16 Data example: From the time when the students on the American side post something until the time we respond, we always conduct a specific process sequence. First of all, we print out the posted texts on a bulletin board system, and read the hard copies. This is because, when reading English texts, we are used to reading, underlining and sectioning texts, so they can be remembered more easily, before summarizing in Japanese, and comparing with what we imagined. Subsequently, summarizing our opinions, we post to the American side. In other words, when we think, we switch English to Japanese mode, and also learn not on screen but on paper. In short, it can be said that even when the learning environment is unfamiliar, we learn, spontaneously switching to the learning style we are used to. ( From the self-observation report 18 of student K ) Work flow till posting. 1) Consider the contents we want to post 2) Write out the points, itemizing in Japanese. At this time, instead of making a Japanese translation, we draw a relationship diagram, to facilitate organization. 3) Compose English texts, using a dictionary and reference book (on paper). 4) Post on the bulletin board system, re-examining the English texts. Concerning 2, it’s relatively easy to consider a composition by summarizing points and not translating completely into Japanese. Concerning 3, what we concretely checked in reference book today concerns the usage of “some others...” and the type 2 conditional. ( From the self- observation report 31 of student K ) In the first term of this practice, in a reading and writing situation on the bulletin board system, Japanese students used a learning strategy based on their past experience of English use. Namely, students prioritized the use of errorless grammar and wording and were reading and writing similarly to the examination age. 16 /30 Copyright (C) 2010 Field Informatics Research Group. Kyoto University. All Rights Reserved.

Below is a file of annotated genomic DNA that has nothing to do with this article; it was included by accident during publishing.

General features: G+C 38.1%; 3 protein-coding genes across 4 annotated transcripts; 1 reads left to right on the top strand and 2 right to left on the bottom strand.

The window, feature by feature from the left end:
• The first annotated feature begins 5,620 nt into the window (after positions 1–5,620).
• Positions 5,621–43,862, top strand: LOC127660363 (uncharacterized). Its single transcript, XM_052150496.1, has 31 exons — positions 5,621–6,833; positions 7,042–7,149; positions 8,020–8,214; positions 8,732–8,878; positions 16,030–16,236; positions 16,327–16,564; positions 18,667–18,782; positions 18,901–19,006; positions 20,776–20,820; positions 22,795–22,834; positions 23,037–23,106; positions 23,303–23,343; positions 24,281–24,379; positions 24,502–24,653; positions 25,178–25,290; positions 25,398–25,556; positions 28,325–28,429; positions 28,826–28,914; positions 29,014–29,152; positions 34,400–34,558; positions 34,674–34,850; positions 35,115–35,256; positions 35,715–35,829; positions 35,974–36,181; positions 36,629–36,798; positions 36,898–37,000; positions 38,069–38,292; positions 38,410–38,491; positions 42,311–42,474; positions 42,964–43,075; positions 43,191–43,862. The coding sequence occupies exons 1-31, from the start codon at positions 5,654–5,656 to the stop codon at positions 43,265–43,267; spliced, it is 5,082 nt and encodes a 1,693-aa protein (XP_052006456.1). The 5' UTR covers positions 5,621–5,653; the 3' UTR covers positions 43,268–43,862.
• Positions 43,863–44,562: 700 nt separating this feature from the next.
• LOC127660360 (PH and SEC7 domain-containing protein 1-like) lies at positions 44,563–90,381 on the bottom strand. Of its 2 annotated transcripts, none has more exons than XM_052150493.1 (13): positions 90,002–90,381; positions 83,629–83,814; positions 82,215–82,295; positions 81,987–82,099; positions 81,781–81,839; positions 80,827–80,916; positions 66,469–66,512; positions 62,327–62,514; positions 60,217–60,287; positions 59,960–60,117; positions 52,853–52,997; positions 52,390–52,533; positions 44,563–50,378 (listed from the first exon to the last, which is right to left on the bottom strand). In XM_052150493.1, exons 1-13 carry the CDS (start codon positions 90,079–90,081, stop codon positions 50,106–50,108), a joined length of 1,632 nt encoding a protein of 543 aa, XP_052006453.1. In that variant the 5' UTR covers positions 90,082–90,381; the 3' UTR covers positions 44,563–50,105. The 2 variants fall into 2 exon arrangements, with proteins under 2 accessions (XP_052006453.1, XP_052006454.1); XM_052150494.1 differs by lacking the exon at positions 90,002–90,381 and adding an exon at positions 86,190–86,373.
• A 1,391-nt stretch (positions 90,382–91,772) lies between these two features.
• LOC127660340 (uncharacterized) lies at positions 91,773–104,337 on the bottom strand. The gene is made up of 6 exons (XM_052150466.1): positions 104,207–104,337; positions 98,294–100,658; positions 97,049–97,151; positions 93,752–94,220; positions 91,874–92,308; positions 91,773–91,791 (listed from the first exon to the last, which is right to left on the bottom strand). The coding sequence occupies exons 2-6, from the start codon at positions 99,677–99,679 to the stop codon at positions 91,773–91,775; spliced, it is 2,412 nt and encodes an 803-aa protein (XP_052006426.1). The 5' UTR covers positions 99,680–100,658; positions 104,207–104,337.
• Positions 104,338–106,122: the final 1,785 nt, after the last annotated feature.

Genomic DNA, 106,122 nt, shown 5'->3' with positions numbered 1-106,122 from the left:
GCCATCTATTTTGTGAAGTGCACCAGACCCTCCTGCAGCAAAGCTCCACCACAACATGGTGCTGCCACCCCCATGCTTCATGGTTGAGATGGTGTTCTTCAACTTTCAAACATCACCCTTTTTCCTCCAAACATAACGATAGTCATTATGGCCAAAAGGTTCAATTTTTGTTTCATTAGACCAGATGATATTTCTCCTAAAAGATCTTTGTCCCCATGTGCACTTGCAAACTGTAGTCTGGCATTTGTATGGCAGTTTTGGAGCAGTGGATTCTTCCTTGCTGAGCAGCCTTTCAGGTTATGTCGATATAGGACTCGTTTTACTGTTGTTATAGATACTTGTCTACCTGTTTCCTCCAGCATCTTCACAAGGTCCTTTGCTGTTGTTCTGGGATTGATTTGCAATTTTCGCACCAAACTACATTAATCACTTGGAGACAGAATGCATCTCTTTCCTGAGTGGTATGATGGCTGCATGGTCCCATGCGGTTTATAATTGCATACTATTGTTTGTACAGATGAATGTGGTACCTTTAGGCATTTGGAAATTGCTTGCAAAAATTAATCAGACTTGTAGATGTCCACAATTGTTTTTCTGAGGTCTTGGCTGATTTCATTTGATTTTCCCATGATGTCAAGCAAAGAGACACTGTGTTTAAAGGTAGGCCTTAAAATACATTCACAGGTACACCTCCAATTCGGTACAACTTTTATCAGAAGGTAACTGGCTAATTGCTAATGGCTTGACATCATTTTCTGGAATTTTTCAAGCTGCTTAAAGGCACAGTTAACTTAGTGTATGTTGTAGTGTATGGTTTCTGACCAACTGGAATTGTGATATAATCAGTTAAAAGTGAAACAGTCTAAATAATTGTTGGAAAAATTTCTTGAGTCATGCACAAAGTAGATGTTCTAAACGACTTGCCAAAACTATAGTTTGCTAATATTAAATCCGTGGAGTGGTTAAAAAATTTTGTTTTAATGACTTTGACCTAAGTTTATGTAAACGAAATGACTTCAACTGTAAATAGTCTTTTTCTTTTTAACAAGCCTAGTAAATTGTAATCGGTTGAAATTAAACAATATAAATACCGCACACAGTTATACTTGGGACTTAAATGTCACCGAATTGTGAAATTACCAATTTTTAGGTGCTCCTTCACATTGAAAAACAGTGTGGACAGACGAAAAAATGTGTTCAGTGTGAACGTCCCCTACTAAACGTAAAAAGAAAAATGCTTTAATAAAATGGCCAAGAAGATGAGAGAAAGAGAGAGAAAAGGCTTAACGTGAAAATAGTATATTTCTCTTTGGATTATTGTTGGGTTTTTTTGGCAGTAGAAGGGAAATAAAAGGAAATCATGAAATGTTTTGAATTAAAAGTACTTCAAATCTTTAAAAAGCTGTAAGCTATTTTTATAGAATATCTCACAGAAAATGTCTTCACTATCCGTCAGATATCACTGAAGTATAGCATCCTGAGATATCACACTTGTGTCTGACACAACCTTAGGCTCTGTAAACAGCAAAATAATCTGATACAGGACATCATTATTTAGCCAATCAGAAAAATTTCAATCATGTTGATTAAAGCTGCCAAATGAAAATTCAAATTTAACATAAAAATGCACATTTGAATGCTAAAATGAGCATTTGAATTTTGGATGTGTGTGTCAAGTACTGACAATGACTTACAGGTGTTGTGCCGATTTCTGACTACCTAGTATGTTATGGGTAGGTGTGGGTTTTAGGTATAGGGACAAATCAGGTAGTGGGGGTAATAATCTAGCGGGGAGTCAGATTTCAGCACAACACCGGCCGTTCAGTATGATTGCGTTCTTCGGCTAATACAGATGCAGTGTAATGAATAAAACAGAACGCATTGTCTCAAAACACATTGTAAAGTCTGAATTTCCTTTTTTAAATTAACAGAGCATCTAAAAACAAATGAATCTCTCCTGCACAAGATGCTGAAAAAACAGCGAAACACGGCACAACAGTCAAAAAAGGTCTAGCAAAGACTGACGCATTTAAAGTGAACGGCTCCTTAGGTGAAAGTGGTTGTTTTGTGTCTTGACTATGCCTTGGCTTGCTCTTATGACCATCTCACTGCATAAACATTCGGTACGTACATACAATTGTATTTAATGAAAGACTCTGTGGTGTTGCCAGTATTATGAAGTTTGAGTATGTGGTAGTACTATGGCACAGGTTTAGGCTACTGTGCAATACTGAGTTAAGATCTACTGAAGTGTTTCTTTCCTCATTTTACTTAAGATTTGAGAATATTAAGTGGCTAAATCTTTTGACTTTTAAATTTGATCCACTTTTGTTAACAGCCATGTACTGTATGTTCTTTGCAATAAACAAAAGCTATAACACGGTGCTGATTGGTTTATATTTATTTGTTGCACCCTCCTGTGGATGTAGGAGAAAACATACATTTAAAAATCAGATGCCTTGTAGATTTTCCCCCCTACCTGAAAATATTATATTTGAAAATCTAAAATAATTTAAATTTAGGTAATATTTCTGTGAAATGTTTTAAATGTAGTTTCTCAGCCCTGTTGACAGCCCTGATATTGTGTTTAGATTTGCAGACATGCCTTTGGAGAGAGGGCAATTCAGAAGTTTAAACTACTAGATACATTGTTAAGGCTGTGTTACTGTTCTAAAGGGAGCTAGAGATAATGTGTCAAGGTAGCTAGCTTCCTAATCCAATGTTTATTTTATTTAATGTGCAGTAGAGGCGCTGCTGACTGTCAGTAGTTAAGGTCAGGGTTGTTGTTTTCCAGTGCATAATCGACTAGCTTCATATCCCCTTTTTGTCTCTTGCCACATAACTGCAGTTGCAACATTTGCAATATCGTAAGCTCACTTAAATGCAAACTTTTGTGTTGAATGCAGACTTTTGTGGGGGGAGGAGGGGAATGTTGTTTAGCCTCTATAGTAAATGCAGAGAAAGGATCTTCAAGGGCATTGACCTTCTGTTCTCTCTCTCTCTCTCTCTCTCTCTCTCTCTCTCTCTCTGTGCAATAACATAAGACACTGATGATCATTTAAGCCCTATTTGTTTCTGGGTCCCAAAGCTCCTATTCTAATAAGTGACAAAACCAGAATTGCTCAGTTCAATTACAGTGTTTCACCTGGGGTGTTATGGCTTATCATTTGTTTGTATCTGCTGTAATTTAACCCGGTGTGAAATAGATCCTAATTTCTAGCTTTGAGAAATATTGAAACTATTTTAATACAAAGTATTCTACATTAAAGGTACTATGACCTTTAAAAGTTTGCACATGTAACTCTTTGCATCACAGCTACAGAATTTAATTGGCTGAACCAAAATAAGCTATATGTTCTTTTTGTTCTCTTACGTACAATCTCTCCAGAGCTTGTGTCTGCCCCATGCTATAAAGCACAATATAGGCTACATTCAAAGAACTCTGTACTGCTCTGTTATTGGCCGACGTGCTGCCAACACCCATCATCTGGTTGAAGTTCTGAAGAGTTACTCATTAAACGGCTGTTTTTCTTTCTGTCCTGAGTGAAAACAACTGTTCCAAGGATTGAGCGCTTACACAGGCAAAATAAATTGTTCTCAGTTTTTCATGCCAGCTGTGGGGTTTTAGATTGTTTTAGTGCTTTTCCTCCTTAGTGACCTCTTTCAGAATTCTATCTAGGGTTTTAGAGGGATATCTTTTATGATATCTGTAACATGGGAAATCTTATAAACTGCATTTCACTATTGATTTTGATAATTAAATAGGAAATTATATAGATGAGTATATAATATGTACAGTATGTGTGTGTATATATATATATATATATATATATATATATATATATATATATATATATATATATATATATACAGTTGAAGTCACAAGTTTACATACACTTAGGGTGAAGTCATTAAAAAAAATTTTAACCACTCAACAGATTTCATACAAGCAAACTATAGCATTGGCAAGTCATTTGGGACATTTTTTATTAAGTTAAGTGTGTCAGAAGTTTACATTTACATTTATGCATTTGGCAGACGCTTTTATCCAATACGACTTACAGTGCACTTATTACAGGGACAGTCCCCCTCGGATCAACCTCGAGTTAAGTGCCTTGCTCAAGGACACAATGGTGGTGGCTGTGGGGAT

17 Generation of category 1 I labeled the ways students use English as mentioned above, as “English use in an examination culture”. Subsequently, we labeled the attitude of students prioritizing the use of flawless grammar and diction, and the proper use of syntax, and valuing it, as “persistence to English use in an examination culture”. Likewise, we labeled the manner of English composition and reading, expressed by students in the form of a calm and familiar learning style, as “a learning strategy based on examination culture”. 17 /30 Copyright (C) 2010 Field Informatics Research Group. Kyoto University. All Rights Reserved.